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have expressed on this subject. The spirit of prophecy, it may be said, is a favour conferred by Heaven only upon the most holy of men : and yet here we suppose

it to have been conferred upon Noah as a consequence at least, if not as a reward, of his intemperance. But what, we may ask in return, was not Noah indeed one of the most righteous of men; and is all his former obedience to be cancelled by a single and a casual infirmity? The fore-knowledge of the future then, if ever it was deserved, was deserved by him. But be this

But be this as it may, we affirm that the power of prescience, as it was here communicated, so far from being a reward

an actual penalty upon the recipient. In the blessing which God had before bestowed upon Noah all his children were alike included, and no difference was either implied or expressed. “God spake unto Noah and unto his sons with him, saying, Behold I establish my covenant with you and with your seed after you *.” ration was here made, nor any curse proclaimed, nor any preference allowed. All were blessed in general terms; and the particular limitations were not specified, because not essential to the purpose for which the blessing was given, namely, because not requisite to assure man that God would still watch over him in mercy, and never


No sepa

· Gen, ix. 8 and 9.

again cut off all flesh ” with a flood. Had Noah, therefore, received no other revelation, he might have gone down to the grave in the pleasing hope that harmony and a mutual and equal participation of the kindness of Heaven would be the lot of all his sons. But this charm of hope was broken, as soon as ever the infirmity of intemperance and the discovery of his nakedness by Ham had given occasion to a new communication of God's will. He was then constrained to pronounce a curse upon a part of his own posterity in that of Canaan ; to destroy the equality of all his children, and foresee the subjection and servitude of one portion of his descendants to the other. This was indeed a recompence, but no reward; a recompence for his fault, which made him feel the anguish which every parent must experience in looking forward to some impending misery upon the fruit of his loins. Noah, therefore, as well as Ham was visited with judgement in the curse pronounced upon Canaan, and thus the equity of the whole proceeding seems complete.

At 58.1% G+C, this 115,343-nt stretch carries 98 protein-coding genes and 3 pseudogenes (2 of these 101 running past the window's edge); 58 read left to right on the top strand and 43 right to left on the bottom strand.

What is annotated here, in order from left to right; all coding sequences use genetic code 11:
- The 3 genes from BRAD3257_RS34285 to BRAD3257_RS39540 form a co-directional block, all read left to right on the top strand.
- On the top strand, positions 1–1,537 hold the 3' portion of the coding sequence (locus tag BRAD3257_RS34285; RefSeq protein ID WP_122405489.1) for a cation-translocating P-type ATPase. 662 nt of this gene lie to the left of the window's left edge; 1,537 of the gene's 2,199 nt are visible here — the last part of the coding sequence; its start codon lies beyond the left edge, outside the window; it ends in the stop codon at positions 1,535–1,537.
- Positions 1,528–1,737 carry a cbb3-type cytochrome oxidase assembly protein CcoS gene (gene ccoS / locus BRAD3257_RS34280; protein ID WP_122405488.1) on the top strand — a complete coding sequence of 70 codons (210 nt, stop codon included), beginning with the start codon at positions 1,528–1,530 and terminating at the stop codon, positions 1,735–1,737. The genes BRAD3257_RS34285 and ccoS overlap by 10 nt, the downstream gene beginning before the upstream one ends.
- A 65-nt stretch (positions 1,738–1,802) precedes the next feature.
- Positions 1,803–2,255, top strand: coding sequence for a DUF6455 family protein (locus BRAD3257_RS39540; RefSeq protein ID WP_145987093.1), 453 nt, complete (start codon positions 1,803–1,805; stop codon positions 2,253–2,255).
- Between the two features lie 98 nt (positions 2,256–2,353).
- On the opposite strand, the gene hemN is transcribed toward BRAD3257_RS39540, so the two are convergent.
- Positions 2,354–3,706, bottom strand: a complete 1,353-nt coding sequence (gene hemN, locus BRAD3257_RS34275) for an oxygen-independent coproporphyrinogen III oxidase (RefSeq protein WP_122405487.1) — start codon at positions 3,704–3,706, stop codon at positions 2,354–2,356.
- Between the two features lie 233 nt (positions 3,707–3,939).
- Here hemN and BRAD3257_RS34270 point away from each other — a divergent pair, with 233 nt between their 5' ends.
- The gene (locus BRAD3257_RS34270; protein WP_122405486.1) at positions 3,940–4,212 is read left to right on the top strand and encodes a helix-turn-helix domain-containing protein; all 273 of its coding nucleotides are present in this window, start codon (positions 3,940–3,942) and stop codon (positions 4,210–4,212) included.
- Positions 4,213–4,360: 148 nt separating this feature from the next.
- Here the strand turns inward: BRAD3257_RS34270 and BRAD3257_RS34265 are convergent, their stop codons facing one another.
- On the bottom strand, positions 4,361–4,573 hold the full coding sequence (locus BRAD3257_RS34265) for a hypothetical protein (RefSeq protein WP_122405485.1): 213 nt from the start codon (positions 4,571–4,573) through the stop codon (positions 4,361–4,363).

6. The last point we proposed to consider was, why Moses has selected this as almost the only incident in Noah's life, subsequently to the flood, which he has thought it right to record. It is usually said that it was to encourage the